- Becomes lost/confused
- Clumsy - difficulty in P.E., sports, art, and "shop" classes
- Difficulty copying from the board accurately and with speed
- Difficulty following directions that use left/right orientation
- Becoming disoriented
- Difficulty making a transition from one activity to another
- Remember to ask questions regarding any directions, explanations, instructions you does not understand
- Have a friend model finding locations
- Take a personal tour of various locations in a new environment
- Limit the number of locations required to find on his/her own in a new environment
- Develop clear, concise written directions, symbols or a map to use
in order to find locations
- Run errands to specific locations
in finding locations in new environments
- Ask for directions when you have difficulty finding locations
- Identify regular routes to use to find locations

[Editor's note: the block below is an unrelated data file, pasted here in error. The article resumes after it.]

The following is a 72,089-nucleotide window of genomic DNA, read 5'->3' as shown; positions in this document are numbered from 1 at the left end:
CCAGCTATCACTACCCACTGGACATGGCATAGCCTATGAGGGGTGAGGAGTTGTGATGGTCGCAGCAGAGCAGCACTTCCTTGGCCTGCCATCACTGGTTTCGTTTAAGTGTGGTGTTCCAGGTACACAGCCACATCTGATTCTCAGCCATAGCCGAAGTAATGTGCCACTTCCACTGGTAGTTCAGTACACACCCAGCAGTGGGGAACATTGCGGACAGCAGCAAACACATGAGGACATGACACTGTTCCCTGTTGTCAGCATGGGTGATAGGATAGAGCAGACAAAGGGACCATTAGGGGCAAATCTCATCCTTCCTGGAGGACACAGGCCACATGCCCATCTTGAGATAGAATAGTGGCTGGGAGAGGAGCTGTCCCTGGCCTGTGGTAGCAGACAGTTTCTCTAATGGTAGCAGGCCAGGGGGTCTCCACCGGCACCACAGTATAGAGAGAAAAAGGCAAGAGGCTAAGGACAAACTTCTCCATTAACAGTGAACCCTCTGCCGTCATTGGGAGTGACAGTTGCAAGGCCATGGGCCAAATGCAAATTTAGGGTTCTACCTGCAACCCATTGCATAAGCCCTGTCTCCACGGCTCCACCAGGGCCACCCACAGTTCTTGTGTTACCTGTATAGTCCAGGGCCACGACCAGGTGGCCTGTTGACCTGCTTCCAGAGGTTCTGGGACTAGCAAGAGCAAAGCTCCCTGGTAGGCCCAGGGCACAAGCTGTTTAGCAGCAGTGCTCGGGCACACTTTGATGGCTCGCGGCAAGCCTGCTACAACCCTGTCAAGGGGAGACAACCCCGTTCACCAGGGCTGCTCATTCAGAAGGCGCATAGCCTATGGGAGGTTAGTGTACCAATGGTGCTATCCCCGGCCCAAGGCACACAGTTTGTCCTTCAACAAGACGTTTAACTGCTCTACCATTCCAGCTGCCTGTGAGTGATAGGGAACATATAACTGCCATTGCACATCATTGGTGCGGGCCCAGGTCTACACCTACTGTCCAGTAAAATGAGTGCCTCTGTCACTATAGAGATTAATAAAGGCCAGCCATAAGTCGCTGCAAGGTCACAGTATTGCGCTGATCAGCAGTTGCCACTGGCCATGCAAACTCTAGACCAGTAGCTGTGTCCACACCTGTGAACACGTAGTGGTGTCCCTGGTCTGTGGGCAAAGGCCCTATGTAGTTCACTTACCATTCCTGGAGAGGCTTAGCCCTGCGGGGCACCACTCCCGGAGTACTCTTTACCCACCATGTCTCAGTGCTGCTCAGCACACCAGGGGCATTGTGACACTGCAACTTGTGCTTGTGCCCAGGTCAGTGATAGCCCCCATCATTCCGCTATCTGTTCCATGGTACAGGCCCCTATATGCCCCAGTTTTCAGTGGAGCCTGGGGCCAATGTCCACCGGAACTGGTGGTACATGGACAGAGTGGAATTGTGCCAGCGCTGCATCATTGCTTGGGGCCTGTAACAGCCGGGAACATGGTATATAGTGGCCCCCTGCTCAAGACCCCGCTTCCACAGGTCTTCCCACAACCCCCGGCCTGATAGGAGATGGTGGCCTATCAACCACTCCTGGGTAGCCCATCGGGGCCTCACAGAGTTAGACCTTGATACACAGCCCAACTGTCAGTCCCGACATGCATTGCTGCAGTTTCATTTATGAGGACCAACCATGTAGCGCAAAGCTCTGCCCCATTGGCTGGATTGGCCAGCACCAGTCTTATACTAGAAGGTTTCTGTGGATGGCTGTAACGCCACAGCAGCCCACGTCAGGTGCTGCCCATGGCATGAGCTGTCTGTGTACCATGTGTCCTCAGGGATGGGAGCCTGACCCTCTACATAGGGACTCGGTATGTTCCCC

- Carry a map of locations -- Mapquest or Google Maps are great assistances, maps of college campuses, parks
- Move from one location to another with a group until you develop the ability to find the locations independently
- Identify landmarks which help him/her find necessary locations
- Voice Activation -- It's very helpful in not taking your eyes off the road to be able to tell the GPS what you want.
- BlueTooth: the ability to sync your phone to your GPS. Very helpful in areas demanding a handsfree headset.
- 4.3-inch wide screens are easier to read and use.
- Text-to-Speech: Better systems tell you to turn onto a street, highway, or route number by its name rather than the more general "right turn ahead"